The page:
The comprehensive resource for apples and orchards

Honeycrisp apple



Honeycrisp, or Honey Crisp, is a modern apple variety, developed in the 1960s and introduced to the market in the 1990s - sometimes trademarked as Honeycrunch. It is increasingly available in supermarkets. Honeycrisp comes from a long line of apples developed by the University of Minnesota from the 1930s onwards. One of the objectives of this breeding programme has been to develop varieties which can tolerate the bitter cold of winters in some parts of the USA, and most plantings have been in the northern USA, including New England, Minnesota and Washington State.

The parentage of modern apple varieties is often obscure because they are the result of lengthy breeding programs with cross after cross.  The University of Minnesota initially stated that the original parentage was Honeygold (raised in the 1930s from a cross between Golden Delicious and another University of Minnesota development, Haralson) and Macoun, a well-known American variety, developed in the 1920s.  This seemed plausible, but subsequently the University carried out a DNA test which indicated that the records were incorrect, and it now believes one of the parents is Keepsake - another University of Minnesota variety.  The other is still not identified.  Honeycrisp certainly has a close resemblance in flavor and appearance to Keepsake.

Honeycrisp is a medium-to-large sized apple, with a light green/yellow background largely covered with red-orange flush with strong hint of pink if grown in good sunlight. The skin may be flecked with occasional russet dots. The flesh is white, perhaps not quite as bright as a McIntosh style apple, but similarly crisp and not too dense.  The colour however can be quite variable.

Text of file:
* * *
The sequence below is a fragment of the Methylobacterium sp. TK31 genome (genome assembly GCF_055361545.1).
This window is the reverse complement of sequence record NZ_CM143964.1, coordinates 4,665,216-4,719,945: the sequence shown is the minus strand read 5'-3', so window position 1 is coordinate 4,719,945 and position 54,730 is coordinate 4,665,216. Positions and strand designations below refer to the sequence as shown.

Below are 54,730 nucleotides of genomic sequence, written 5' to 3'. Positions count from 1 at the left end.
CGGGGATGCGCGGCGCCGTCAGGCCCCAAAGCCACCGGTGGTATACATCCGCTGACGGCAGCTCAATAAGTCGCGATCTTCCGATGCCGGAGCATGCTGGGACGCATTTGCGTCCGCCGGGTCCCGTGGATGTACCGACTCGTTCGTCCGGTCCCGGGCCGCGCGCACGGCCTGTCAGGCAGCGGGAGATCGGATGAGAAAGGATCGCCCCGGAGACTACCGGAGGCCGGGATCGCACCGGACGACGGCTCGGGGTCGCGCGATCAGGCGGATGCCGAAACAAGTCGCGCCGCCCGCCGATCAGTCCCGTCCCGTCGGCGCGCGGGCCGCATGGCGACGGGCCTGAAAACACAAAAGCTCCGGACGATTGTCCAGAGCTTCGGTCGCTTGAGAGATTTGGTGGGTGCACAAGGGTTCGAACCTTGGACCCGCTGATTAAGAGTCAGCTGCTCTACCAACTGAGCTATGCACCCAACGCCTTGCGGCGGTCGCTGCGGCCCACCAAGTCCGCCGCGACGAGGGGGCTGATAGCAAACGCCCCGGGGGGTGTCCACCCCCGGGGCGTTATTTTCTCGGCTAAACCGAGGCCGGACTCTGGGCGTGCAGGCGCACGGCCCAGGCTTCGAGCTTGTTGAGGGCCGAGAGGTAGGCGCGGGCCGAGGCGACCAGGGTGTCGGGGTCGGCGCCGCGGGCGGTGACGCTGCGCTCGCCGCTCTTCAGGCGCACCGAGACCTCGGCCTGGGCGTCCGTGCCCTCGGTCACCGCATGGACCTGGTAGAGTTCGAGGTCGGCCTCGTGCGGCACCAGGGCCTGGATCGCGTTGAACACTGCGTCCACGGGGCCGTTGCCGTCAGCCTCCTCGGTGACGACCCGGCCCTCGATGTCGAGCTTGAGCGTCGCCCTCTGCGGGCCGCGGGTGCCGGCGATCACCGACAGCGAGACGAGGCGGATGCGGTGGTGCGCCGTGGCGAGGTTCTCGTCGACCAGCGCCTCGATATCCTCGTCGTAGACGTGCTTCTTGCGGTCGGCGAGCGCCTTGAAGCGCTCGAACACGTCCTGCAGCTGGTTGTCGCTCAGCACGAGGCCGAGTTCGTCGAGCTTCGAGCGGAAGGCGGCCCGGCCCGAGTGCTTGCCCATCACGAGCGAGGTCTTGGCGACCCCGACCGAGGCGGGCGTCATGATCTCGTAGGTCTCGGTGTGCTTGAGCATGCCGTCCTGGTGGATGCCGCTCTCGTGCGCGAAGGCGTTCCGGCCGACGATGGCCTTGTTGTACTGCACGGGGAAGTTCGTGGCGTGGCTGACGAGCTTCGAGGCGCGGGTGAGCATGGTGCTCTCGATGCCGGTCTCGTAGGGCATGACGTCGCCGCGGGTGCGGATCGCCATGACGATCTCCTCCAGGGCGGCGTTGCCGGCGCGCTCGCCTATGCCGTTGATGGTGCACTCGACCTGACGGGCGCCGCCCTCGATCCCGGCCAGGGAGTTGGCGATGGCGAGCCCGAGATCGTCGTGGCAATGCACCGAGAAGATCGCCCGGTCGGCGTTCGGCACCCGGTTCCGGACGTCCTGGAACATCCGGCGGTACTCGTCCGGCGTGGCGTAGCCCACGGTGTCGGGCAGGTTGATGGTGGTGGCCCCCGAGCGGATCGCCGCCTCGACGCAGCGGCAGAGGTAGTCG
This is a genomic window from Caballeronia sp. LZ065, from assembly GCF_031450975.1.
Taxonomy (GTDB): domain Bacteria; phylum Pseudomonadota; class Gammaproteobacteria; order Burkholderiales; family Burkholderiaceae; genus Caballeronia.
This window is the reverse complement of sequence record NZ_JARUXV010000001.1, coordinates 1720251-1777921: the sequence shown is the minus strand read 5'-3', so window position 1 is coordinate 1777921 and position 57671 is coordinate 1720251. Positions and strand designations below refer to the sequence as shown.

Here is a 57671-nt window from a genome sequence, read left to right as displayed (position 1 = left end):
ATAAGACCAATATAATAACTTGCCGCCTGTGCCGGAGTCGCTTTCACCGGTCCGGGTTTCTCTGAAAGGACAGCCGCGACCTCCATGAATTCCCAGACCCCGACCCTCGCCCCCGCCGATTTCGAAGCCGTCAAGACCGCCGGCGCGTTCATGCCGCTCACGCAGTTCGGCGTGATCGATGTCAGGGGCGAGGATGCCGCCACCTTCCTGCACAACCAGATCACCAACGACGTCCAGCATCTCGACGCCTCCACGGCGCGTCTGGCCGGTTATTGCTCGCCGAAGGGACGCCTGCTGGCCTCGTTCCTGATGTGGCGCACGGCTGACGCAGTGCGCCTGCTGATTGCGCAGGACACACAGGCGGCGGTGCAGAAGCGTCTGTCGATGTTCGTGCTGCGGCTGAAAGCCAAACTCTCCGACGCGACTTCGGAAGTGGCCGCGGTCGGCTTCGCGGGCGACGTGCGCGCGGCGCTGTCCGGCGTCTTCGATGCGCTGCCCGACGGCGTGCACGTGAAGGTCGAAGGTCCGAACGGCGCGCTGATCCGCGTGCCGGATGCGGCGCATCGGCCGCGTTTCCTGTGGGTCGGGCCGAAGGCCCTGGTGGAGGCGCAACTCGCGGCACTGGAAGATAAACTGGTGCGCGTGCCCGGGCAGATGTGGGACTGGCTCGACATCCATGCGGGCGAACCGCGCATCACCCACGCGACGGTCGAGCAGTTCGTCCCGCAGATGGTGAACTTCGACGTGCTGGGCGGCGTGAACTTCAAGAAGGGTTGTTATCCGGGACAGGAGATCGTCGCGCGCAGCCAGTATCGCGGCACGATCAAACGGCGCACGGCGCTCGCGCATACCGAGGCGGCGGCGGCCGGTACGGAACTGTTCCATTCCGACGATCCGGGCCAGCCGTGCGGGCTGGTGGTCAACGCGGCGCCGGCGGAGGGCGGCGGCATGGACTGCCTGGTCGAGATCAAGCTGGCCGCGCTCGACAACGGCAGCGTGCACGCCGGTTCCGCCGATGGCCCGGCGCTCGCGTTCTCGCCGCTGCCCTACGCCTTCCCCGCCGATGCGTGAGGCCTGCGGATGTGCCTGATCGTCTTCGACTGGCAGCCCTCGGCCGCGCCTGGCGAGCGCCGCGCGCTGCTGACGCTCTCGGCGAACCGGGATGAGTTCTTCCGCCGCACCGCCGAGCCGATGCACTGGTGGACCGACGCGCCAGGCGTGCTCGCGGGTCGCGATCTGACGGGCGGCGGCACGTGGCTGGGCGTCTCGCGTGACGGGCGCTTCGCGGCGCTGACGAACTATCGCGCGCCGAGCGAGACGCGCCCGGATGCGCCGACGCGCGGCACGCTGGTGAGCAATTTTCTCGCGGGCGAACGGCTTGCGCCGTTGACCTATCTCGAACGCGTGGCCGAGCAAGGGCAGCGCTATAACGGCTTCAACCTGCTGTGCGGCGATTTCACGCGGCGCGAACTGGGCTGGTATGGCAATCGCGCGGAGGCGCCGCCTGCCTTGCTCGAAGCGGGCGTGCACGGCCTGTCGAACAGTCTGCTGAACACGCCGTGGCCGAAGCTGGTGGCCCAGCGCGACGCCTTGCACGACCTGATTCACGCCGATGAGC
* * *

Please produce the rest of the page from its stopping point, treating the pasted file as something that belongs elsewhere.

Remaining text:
The flavour is sweet with very little trace of acidity and little depth or complexity. There can also be a trace of pear-drop flavour. In a good example this is a juicy and instantly refreshing apple, in a less good example it will be simply sweet and bland (but still very nice).  As its name suggests this is genuinely a crisp / crunchy apple.  However since the flesh is quite light, the crunch is surprisingly soft, nothing like the hard crisp crunch of a good Golden Delicious.

Surprisingly for a modern commerical apple variety, Honeycrisp tends to bruise easily, and therefore is usually sold in packs rather than loose. Northern hemisphere fruit ripens relatively early in September. The apples keep until April in storage and retain their crispness.  Interestingly it appears that the flavour can improve for 7-10 days after being taken out of cold store, which means that stock taken from cold store and then purchased by consumers is likely to be in optimum condition.  In contrast many apple varieties held in cold store tend to ripen and then go past their best very quickly once they are taken out of storage.

Honeycrisp has proven to be a good variety for the commercial grower and also the backyard orchardist.  It has good disease resistance and although developed for cold-hardiness, appears to have a very wide climate range.

Honeycrisp has become a runaway success in the USA, with demand regularly outstripping supply.  The flavor whilst not outstanding is certainly very good, making it a very enjoyable and undemanding apple, particularly if cooled in the fridge before eating.

Last updated 20 Nov 2013.

Rate this variety for flavor

Current rating: 4.6 out of 5. Total votes cast: 99
 

Visitor comments

(Use the form at the bottom to add your own comments about this variety)

20 Sep 2014 
We have our own honey crisp apple tree here in MN and it is our favorite "fresh eating" apple. However, we have tasted honey crisp from other parts of the U.S. and, as others have said, they are NOT that spectacular. The honey crisp was developed by the U of MN for cold climates. The tree needs a cold upper midwest winter to create a good-tasting apple.


13 Sep 2014